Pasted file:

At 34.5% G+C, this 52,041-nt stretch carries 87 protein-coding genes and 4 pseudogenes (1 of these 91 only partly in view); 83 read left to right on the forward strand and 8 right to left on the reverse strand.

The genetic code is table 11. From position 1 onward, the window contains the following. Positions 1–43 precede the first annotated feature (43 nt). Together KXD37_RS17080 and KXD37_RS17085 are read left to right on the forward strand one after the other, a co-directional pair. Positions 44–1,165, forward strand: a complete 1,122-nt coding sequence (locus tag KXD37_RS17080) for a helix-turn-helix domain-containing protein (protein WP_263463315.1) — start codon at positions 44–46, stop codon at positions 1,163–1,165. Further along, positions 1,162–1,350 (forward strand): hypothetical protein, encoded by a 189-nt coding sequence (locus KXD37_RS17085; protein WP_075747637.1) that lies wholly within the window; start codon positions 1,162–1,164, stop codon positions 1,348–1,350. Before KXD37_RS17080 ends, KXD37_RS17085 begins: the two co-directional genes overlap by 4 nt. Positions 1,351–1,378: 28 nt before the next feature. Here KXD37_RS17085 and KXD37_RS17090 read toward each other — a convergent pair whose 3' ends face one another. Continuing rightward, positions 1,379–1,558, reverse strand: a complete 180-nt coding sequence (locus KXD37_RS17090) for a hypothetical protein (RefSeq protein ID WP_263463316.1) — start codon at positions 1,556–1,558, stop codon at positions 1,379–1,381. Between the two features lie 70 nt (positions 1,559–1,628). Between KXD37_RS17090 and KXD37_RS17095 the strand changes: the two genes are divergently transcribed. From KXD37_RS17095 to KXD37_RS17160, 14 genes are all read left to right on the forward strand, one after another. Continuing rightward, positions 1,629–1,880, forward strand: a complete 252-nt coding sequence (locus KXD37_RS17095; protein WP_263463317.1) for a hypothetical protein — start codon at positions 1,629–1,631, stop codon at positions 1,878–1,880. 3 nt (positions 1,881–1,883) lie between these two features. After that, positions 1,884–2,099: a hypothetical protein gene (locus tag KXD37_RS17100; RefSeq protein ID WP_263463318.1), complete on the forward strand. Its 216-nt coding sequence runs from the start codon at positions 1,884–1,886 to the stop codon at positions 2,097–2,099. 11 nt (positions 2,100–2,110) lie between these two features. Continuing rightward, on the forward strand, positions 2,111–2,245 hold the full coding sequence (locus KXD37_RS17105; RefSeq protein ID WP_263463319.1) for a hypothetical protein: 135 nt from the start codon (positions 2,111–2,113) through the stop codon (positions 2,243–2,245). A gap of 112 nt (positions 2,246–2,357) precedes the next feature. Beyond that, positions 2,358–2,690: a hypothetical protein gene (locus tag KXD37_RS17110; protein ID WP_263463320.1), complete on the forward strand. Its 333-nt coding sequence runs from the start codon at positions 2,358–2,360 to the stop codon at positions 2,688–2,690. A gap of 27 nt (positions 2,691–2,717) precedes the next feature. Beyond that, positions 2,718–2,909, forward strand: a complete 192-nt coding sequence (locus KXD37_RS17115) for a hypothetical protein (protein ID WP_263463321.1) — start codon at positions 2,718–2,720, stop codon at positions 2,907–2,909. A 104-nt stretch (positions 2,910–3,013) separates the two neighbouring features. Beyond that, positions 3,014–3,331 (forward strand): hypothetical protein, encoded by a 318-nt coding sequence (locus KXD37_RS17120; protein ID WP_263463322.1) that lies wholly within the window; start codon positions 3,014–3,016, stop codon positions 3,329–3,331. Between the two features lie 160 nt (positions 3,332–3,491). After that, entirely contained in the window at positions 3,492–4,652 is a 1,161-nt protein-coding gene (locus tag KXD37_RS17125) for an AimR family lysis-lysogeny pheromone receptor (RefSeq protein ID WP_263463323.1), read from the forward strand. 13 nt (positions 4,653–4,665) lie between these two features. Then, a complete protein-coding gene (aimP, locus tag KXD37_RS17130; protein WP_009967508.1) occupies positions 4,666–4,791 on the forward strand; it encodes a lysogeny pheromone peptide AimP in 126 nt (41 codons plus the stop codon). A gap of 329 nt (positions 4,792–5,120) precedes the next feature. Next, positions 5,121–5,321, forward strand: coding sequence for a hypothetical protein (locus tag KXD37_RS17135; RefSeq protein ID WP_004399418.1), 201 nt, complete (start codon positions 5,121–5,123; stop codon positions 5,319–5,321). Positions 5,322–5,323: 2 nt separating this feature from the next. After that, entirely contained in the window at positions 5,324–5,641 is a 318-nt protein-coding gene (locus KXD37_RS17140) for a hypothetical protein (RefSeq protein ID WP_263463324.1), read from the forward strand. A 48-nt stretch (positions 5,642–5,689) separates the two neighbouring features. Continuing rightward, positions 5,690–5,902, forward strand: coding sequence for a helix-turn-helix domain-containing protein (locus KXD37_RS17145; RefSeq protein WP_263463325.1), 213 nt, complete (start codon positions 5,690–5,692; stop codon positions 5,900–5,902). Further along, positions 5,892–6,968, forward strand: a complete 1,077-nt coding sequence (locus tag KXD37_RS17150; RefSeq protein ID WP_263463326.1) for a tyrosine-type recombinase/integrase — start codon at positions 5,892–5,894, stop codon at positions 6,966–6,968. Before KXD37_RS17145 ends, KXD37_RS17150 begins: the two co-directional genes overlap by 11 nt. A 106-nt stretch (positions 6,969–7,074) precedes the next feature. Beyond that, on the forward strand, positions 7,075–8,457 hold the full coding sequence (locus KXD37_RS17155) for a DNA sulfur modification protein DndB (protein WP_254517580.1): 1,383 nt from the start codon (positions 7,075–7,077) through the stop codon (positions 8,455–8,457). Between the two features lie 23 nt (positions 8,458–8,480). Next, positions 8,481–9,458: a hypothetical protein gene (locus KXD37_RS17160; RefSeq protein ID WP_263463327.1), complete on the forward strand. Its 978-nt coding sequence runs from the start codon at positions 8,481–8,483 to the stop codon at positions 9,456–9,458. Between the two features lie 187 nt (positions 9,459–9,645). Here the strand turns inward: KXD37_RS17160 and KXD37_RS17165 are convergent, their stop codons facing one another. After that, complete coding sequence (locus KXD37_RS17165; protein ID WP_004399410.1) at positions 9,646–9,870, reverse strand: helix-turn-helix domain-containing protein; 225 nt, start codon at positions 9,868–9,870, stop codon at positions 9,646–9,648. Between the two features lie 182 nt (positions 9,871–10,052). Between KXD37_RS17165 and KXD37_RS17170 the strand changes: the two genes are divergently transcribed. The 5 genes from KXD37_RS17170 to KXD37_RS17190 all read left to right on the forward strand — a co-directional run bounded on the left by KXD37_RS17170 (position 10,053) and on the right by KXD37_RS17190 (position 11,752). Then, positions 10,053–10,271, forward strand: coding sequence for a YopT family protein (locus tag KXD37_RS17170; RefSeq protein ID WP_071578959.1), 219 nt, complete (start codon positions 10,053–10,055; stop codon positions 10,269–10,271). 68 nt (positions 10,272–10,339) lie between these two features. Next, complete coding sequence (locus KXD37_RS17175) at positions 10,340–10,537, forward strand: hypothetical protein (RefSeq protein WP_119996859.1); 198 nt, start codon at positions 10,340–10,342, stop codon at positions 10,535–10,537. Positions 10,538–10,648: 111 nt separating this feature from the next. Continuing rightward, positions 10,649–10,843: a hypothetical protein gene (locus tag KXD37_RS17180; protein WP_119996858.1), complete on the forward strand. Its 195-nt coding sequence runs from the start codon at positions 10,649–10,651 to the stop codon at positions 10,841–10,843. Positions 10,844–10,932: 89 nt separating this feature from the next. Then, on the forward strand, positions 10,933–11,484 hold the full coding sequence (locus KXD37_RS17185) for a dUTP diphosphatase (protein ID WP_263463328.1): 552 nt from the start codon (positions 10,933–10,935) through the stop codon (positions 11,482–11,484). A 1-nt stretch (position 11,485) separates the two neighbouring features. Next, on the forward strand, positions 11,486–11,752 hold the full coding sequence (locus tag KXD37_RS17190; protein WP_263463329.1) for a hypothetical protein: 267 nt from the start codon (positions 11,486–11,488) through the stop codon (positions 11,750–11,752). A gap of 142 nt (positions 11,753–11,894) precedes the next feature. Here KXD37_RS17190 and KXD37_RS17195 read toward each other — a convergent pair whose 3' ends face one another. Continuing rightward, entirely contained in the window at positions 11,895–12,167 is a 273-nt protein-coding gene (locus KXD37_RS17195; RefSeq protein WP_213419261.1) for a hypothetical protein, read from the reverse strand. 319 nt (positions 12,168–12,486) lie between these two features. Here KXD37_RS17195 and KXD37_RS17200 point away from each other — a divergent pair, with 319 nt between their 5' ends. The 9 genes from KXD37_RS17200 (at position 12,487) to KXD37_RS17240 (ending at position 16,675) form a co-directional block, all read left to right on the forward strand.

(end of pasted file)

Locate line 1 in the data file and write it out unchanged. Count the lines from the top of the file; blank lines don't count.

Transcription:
At 34.5% G+C, this 52,041-nt stretch carries 87 protein-coding genes and 4 pseudogenes (1 of these 91 only partly in view); 83 read left to right on the forward strand and 8 right to left on the reverse strand.